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July 25, 1975 - Image 1

Resource type:
The Detroit Jewish News, 1975-07-25

Disclaimer: Computer generated plain text may have errors. Read more about this.

Austrian Jewry Imperiled

The Nahum Sokolow Saga

Bicentennial Feature
by Oscar Straus,
Page 48

Page 48

The Shock of

The Covenant of
Moses and U.S.

Commentary, Page 2


Fahmy's Punning

Over Human

Tragedies of

the Holocaust

Page 2

A Weekly Review

VOL. LXVII, No. 20 c"..-' 1■ 72 -•-

" 7"' 9

of Jewish Events

17515 W. Nine Mile, Suite 865, Southfield, Mich. 48075 424-8833

Ruination of

Israel and
the UN

Page 4

$10.00 Per Year; This Issue 30c

July 25, 1975

Sadat Belligerence Resented,
Direct Negotiations Demanded

Israel Pursues Firmness

Shimon Peres, Israel de-
fense minister, in expressing
concern over the pending sale
of an American air defense
system to Jordan: "Jordan is

prepared for at least a
joint war effort with Syria
against Israel."

Yigal Allon, Israel foreign
minister speaking to the
Knesset: "The concessions we
are willing to make as our
contribution in the peace ef-
forts we shall make without
threats, without pressures
and maneuvers to create
them. Whatever we can not
give up we shall not give up
. . .


Congress Forcing Change
on Weapons Sale to Jordan

WASHINGTON (JTA) — The Ford Administration informed the
7,4,*,?nate Tuesday that it would offer a compromise late this week to save
least part of the proposed $350 million sale of air defense systems to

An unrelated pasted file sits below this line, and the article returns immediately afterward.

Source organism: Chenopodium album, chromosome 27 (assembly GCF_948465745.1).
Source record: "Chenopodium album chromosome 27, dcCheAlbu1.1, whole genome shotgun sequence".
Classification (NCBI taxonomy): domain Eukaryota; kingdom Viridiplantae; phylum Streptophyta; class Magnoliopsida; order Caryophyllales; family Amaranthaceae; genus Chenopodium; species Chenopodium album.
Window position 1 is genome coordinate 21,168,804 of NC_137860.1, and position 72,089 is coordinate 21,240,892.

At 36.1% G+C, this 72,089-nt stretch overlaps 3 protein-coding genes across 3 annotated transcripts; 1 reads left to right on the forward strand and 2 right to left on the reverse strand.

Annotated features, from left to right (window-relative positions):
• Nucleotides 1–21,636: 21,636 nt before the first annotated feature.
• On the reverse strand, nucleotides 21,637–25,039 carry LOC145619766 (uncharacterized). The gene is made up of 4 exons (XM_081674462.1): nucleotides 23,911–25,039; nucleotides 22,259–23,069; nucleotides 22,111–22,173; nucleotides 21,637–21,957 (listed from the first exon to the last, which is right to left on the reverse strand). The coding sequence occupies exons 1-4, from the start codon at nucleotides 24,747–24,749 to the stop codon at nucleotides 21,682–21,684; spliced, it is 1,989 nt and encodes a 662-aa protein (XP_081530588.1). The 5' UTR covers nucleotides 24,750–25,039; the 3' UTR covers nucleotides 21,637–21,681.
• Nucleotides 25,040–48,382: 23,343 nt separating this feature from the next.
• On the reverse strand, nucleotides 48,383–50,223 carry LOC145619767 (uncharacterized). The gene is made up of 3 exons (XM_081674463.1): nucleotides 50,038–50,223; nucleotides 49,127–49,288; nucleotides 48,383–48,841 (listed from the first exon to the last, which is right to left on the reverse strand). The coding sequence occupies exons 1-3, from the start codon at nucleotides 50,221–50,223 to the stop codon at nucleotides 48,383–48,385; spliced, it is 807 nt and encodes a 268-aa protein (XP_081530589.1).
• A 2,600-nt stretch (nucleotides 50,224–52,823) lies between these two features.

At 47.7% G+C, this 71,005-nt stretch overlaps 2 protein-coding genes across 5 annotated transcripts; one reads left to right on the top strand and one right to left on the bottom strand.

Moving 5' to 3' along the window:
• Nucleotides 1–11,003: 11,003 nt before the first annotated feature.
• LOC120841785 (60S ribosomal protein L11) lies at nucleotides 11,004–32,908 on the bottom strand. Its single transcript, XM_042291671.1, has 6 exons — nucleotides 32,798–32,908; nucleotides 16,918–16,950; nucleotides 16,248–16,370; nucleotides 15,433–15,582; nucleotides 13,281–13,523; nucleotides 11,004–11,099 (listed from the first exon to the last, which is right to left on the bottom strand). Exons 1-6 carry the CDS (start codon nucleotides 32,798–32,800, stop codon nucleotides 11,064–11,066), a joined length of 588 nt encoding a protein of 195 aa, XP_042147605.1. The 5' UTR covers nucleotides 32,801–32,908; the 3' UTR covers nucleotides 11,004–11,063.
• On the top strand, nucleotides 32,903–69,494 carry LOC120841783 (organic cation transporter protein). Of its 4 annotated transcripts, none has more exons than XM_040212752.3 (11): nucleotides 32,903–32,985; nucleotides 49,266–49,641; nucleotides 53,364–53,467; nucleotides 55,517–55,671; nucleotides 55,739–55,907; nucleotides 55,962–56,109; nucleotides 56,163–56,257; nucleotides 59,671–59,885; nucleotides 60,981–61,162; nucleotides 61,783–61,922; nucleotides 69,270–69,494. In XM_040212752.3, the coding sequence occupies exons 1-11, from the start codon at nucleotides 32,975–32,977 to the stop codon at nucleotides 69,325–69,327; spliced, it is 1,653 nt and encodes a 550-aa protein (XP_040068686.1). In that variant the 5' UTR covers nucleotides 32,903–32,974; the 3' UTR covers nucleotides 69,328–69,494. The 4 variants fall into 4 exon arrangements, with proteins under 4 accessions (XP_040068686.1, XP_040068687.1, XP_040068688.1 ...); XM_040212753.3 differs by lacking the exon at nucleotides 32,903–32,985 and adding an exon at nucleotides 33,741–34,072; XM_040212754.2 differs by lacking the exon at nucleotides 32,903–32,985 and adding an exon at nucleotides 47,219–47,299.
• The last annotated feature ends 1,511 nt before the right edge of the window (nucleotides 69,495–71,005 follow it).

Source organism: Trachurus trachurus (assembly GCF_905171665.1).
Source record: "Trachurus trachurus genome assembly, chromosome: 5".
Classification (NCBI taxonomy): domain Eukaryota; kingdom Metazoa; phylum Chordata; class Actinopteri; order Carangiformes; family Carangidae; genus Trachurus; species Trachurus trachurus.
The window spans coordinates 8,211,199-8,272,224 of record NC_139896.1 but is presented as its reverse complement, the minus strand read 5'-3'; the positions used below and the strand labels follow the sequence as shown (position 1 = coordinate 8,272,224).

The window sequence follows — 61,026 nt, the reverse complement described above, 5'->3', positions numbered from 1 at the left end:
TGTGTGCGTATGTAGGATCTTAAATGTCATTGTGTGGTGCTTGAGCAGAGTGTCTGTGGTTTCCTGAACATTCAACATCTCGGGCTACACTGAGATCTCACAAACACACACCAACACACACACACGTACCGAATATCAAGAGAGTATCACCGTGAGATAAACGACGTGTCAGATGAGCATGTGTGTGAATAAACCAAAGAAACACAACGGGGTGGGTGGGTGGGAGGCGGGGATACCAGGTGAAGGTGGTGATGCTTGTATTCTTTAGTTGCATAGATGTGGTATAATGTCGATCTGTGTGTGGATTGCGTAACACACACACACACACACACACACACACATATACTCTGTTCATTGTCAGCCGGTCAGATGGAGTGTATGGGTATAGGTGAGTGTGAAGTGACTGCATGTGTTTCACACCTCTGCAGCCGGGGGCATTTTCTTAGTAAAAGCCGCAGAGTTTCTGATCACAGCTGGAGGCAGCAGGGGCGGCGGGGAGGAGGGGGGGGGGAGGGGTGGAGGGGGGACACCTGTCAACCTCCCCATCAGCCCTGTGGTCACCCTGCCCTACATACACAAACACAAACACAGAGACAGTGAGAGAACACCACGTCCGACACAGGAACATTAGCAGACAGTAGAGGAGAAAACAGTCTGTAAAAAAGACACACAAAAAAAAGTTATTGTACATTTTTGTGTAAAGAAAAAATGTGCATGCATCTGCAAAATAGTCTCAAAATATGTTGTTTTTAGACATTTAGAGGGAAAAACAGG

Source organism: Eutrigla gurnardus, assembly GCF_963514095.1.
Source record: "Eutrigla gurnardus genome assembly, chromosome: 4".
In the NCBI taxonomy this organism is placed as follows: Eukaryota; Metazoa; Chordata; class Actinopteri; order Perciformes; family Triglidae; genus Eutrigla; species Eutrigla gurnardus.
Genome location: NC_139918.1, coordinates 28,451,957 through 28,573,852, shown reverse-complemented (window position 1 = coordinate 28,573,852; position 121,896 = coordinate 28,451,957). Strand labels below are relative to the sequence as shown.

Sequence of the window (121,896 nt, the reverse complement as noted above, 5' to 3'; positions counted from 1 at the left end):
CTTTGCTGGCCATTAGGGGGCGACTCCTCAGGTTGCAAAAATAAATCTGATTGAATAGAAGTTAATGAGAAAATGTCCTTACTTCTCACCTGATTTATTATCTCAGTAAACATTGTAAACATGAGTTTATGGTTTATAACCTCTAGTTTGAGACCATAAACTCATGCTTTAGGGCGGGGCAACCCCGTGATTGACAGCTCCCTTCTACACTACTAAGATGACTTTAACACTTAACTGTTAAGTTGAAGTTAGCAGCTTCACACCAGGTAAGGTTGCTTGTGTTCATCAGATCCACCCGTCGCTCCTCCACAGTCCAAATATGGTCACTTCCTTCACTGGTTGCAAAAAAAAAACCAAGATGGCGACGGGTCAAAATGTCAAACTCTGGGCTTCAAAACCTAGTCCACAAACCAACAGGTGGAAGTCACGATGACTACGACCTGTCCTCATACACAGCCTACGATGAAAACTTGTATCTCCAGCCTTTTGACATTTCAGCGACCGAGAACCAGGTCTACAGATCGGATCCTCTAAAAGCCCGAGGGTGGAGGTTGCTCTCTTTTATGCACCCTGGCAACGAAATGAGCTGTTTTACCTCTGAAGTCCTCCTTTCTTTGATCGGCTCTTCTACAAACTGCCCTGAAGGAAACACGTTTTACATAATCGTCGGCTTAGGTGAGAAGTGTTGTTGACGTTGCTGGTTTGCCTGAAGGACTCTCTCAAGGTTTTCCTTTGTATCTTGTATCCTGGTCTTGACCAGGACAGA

JOrdan. The Administration compromise was understood to ask for
three to six Hawk anti-aircraft missile batteries instead of the original
14, approximately 50 Vulcan guns, and "some" Redeye shoulder-fired
anti-aircraft rockets.
Two Administration officials disputed the contentions of Congres-
sional opponents of the sale.
Assistant Secretary of State for Near Eastern and Southeast Asian
Affairs Alfred L. Atherton, Jr., and Maj. Gen. Howard M. Fish, USAF,
Deputy Assistant Secretary for security assistance at the Defense De-
partment, claimed that the projected sales to Jordan were "modest com-
pared with the defense systems of other countries in the area" and
"would not alter the balance of power in the Middle East."
More than 45 members of Congress were co-sponsoring a concur-
rent resolution introduced by Rep. Benjamin Rosenthal (D-NY) object-
ing to the sale and calling for hearings. A similar resolution was intro-